Understanding High-Powered Incentives
Stanford Graduate School of Business; National Bureau of Economic Research (NBER)
May 9, 2001
Harvard NOM Working Paper No. 01-06; EFMA 2001 Lugano Meetings
This paper analyzes the effect of restricted stock options and restricted stock grants on managerial effort incentives. The combination of low managerial valuations of options and inefficient incentive creation makes options inferior means of inducing managerial effort incentives. The negative covariance of the option delta or pay-for-performance with marginal utility reduces ex-ante effort incentives substantially, and the more so the higher the volatility of stock returns.
Pay-for-performance is shown to be a biased measure of managerial incentives. It systematically understates the incentives generated by equity holdings relative to the incentives generated by option grants. The bias is again increasing in the volatility of stock returns, offering a potential explanation for the empirical finding that pay-for-performance does not decrease with volatility as predicted by the optimal contracting framework.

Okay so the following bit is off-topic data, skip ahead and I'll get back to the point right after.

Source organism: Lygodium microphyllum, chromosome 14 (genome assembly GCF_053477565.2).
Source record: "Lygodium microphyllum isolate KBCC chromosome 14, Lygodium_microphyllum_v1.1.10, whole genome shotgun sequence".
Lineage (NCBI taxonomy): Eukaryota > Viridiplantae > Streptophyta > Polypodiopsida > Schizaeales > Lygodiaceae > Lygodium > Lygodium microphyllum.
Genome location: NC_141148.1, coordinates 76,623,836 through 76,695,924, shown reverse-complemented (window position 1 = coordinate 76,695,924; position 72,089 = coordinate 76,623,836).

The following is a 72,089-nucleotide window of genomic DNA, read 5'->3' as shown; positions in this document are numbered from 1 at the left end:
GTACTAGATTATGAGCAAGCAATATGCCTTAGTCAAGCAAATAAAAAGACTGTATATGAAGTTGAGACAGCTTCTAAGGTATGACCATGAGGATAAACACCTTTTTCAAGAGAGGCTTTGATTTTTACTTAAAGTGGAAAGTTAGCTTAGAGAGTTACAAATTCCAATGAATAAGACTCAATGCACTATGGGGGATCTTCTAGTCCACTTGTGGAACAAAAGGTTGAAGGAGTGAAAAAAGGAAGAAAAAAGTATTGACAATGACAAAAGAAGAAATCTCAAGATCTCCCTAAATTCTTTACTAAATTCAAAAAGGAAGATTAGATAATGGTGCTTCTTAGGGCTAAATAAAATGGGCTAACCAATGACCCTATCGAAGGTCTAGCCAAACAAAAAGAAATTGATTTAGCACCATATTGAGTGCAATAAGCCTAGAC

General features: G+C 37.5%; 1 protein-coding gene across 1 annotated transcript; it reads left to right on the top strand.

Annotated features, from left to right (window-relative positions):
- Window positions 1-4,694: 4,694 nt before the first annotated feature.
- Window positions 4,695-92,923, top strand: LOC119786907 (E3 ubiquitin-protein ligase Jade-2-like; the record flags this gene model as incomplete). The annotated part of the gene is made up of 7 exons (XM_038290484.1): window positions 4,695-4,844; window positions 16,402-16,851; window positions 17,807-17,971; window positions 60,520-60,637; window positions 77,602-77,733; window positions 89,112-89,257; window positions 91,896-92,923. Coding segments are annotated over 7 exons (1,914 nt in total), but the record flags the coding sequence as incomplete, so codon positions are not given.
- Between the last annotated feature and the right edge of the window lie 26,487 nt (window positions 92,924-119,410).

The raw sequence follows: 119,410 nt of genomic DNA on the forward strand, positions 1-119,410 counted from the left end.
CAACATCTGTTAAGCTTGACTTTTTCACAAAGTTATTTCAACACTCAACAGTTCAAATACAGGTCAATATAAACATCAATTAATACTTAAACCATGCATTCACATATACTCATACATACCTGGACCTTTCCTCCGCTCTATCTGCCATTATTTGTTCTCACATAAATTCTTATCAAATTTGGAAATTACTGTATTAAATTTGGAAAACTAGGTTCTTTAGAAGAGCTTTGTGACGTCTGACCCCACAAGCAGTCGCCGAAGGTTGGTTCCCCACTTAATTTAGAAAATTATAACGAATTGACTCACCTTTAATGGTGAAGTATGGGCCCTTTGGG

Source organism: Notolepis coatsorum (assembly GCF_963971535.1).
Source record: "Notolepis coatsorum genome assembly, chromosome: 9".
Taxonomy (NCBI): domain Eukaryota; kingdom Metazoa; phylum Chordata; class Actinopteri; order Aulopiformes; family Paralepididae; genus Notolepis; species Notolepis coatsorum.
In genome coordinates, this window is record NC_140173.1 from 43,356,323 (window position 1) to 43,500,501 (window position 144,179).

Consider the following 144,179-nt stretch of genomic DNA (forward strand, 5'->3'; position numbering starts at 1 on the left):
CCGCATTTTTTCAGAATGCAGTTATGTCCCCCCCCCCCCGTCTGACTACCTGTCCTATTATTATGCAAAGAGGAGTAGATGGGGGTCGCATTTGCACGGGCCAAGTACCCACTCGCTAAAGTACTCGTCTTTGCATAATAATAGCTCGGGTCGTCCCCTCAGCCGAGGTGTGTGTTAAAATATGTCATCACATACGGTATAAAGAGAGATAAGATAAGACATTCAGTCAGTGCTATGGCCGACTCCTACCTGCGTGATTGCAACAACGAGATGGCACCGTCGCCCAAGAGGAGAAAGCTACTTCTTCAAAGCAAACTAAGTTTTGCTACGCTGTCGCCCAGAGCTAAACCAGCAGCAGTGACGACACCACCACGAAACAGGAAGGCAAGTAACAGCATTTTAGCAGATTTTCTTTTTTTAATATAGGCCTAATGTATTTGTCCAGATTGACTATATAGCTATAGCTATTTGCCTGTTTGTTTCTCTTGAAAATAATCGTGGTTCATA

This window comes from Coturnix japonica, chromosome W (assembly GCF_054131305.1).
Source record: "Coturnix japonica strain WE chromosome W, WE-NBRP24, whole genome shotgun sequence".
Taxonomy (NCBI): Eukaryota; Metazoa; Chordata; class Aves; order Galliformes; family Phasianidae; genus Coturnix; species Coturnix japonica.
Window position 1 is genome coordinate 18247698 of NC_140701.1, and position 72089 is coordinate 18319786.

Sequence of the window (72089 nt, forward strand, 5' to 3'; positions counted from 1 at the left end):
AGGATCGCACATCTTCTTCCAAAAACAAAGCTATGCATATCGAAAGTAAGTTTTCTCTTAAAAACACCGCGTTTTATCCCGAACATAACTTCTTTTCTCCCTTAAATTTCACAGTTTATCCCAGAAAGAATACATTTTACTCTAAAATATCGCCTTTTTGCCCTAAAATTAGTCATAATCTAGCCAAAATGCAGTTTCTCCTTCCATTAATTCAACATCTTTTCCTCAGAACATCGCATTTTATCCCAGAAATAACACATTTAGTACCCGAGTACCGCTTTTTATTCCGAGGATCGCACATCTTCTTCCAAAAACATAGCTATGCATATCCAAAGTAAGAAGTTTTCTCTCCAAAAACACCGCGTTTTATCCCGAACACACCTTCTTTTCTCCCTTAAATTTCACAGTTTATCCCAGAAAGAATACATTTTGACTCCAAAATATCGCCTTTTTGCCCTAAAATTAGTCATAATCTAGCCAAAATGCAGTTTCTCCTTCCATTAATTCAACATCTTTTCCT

The private trading behavior of managers is shown to be crucial for the optimal design of compensation contracts. Assuming that managers invests only into the riskless asset makes option compensation look considerably more effective than it is: The cost of compensating the executive is underestimated, and incentive effects are overestimated. The benefit of indexing compensation schemes to market or industry returns is reduced or even eliminated when the manager is able to freely trade the index through her private account.
Number of Pages in PDF File: 49
Keywords: Executive Compensation, Incentive Options, Pay-for-Performance
JEL Classification: J33, J44, G13, G32, M12working papers series
Date posted: May 11, 2001
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